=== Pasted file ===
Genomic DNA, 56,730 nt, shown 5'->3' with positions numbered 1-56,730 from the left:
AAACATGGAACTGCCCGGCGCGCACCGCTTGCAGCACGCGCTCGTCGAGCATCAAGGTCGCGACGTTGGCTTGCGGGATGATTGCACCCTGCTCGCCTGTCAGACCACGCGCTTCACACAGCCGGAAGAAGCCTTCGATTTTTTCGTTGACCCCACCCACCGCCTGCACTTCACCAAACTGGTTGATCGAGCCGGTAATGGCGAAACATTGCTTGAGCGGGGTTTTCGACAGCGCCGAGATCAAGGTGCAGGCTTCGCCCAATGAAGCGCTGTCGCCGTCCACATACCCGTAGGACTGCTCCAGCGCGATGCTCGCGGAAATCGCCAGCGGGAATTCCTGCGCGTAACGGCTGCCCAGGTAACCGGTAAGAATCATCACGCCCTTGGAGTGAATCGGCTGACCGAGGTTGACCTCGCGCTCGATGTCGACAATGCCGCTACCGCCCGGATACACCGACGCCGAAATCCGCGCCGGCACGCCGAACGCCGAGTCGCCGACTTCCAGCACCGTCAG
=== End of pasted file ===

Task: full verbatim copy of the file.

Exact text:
Genomic DNA, 56,730 nt, shown 5'->3' with positions numbered 1-56,730 from the left:
AAACATGGAACTGCCCGGCGCGCACCGCTTGCAGCACGCGCTCGTCGAGCATCAAGGTCGCGACGTTGGCTTGCGGGATGATTGCACCCTGCTCGCCTGTCAGACCACGCGCTTCACACAGCCGGAAGAAGCCTTCGATTTTTTCGTTGACCCCACCCACCGCCTGCACTTCACCAAACTGGTTGATCGAGCCGGTAATGGCGAAACATTGCTTGAGCGGGGTTTTCGACAGCGCCGAGATCAAGGTGCAGGCTTCGCCCAATGAAGCGCTGTCGCCGTCCACATACCCGTAGGACTGCTCCAGCGCGATGCTCGCGGAAATCGCCAGCGGGAATTCCTGCGCGTAACGGCTGCCCAGGTAACCGGTAAGAATCATCACGCCCTTGGAGTGAATCGGCTGACCGAGGTTGACCTCGCGCTCGATGTCGACAATGCCGCTACCGCCCGGATACACCGACGCCGAAATCCGCGCCGGCACGCCGAACGCCGAGTCGCCGACTTCCAGCACCGTCAG